Michigan Firefighter Marks 50 Years of Service

March 25, 2013
Having joined the fire service in 1963, a Ludington firefighter says he appreciates the interaction and camaraderie with fellow firefighters most of all.

In 1993, Jerry Chancellor, who was then Fountain’s fire chief, bumped into one of the firefighters who had participated in fighting Ludington’s fatal fire that claimed nine lives. The firefighter told Jerry he didn’t think he was cut out to be a firefighter because after the fatal fire, he went home and cried.

“I told him it’s OK for a firefighter to cry,” Chancellor said. “That firefighter is still in the fire service.”

That kind of interaction, camaraderie — those are the things that Chancellor said stick with him after 50 years as a firefighter.

He can tell you about the spectacular fires, the visually stunning ones, and the couple where people have died, but it’s the people he’s met along the way who have made an impression on him.

Fountain firefighters celebrated the 50th anniversary of Chancellor joining the department Friday, March 8.

It was March 8, 1963 when Chancellor joined the volunteer department in Fountain. He had just graduated from Mason County Eastern High School.

“It was a completely different world for us 50 years ago,” Chancellor said.

Changing times

In 1963 the Fountain Fire Department was based out of a two-bay barn with a third bay as an addition. They had three trucks — a 1948 Ford, a home-built tanker and an Army surplus Jeep.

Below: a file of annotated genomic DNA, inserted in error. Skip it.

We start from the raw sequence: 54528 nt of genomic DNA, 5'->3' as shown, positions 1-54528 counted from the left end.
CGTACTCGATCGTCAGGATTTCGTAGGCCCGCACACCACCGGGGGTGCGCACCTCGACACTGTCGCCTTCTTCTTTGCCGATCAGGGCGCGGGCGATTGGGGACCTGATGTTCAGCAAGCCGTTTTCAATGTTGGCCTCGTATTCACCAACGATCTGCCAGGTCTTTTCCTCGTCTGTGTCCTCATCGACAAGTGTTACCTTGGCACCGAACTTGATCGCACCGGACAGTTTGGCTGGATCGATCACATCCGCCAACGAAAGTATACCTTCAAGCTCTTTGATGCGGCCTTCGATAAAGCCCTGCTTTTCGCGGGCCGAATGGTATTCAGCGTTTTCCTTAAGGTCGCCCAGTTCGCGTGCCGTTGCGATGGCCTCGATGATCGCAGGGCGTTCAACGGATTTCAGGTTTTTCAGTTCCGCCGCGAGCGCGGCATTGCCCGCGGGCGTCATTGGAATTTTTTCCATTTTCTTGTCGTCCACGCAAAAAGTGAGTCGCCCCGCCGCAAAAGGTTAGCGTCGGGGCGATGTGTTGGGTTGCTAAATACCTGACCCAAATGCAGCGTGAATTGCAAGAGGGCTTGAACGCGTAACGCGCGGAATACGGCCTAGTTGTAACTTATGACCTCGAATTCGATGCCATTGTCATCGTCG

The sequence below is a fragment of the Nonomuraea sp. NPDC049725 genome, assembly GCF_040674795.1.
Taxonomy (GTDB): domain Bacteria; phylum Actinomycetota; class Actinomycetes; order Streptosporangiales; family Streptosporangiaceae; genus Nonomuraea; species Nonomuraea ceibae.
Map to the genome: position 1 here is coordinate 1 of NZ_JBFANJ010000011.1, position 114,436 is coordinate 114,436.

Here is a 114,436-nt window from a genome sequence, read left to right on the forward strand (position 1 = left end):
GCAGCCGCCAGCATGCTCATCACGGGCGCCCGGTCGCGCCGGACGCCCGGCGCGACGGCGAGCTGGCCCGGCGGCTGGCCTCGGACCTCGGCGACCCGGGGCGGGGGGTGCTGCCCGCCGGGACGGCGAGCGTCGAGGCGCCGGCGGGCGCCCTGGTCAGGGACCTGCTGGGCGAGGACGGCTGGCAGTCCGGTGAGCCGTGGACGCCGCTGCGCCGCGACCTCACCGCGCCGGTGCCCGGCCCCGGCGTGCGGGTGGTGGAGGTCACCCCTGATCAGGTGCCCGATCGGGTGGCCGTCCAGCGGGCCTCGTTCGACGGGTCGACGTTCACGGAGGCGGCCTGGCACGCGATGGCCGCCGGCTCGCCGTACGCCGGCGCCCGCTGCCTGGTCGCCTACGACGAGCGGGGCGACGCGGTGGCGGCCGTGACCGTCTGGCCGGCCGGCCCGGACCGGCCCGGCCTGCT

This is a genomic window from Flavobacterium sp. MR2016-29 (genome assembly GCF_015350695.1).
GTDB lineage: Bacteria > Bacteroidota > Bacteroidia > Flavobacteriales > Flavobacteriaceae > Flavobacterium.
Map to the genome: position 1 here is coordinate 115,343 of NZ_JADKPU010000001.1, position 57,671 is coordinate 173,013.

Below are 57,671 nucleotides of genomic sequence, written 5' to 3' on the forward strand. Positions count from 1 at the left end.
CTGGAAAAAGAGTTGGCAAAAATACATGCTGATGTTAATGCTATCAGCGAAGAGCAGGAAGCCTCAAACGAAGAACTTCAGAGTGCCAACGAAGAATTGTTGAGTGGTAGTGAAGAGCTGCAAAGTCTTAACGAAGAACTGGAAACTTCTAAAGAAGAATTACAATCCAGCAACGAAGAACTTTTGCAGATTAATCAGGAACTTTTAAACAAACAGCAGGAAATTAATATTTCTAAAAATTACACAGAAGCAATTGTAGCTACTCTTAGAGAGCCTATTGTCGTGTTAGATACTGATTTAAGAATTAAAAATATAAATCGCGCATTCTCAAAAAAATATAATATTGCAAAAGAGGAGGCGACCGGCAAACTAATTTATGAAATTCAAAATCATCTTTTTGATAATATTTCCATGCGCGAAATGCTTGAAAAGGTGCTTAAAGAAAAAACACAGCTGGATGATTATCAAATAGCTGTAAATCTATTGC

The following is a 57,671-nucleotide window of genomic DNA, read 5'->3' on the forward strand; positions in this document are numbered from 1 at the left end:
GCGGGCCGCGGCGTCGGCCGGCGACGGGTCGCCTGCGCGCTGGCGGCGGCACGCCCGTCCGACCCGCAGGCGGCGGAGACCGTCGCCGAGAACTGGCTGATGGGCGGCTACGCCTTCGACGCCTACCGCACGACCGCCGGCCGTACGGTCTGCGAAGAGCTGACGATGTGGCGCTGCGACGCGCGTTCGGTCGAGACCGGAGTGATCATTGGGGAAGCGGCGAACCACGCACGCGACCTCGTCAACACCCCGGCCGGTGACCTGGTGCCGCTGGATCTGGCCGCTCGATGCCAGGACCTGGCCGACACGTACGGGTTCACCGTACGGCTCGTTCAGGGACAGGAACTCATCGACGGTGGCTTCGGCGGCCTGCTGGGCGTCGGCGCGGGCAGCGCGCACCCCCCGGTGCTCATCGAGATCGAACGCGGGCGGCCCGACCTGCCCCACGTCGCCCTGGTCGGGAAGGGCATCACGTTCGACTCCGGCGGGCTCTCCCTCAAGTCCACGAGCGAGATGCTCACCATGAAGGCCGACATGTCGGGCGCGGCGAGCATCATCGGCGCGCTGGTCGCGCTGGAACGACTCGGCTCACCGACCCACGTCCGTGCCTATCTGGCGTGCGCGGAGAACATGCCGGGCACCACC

The turnout gear consisted of a long fireproof raincoat-style coat, hip or knee boots and a helmet. No radios, no tags for checking in or out of a fire scene, no fire-proof gloves or pants.

Chancellor’s primary reason for joining the department?

“The same reason anybody else gives, to help out their neighbors,” Chancellor said.

When he first joined the Fountain Fire Department, the chief was Wally Blohm. There was some training back then. Chancellor said firefighters started going to Lansing for training back in the 1940s.

“We’ve always been a well-trained department,” Chancellor said, although he noted that when he started a lot of the training was done in-house.

There were 20 firefighters who responded primarily to fires.

“We just did fires,” Chancellor said. “Now 75 percent of our calls are medical calls.”

The fire department was a tight-knit group.

“Our meetings were the second meeting of the month, like they are now,” Chancellor said. “They were usually very short and the card game afterwards was very long.”

He said one thing has not changed in 50 years.

“Today the camaraderie in the fire service is just as important as it was 50 years ago,” Chancellor said.

Many of the firefighters were on a somewhat successful Fountain Merchants softball team.

“There were times when firefighters would show up at a fire in their softball uniforms,” Chancellor said.

He recalled that the team got second place pretty much every year and possibly a championship one year.

Chancellor still is an active part of the fire department, although he said he prefers to just drive the trucks rather than get out there and fight fires hands-on. He said living two blocks from the department, he’s usually the first one there for a call.

“I’m not as excited about blowing the siren as I was at one time,” Chancellor said. “We’ve got capable people to do it right now and I’m confident they’re able to handle the situation.”

He said he was pleased by the celebration they had a couple weeks ago. The Fountain Fire Auxiliary and a few retired firefighters showed up to enjoy some cake and swap stories.

“I appreciate that the people appreciate what I’ve done,” Chancellor said.

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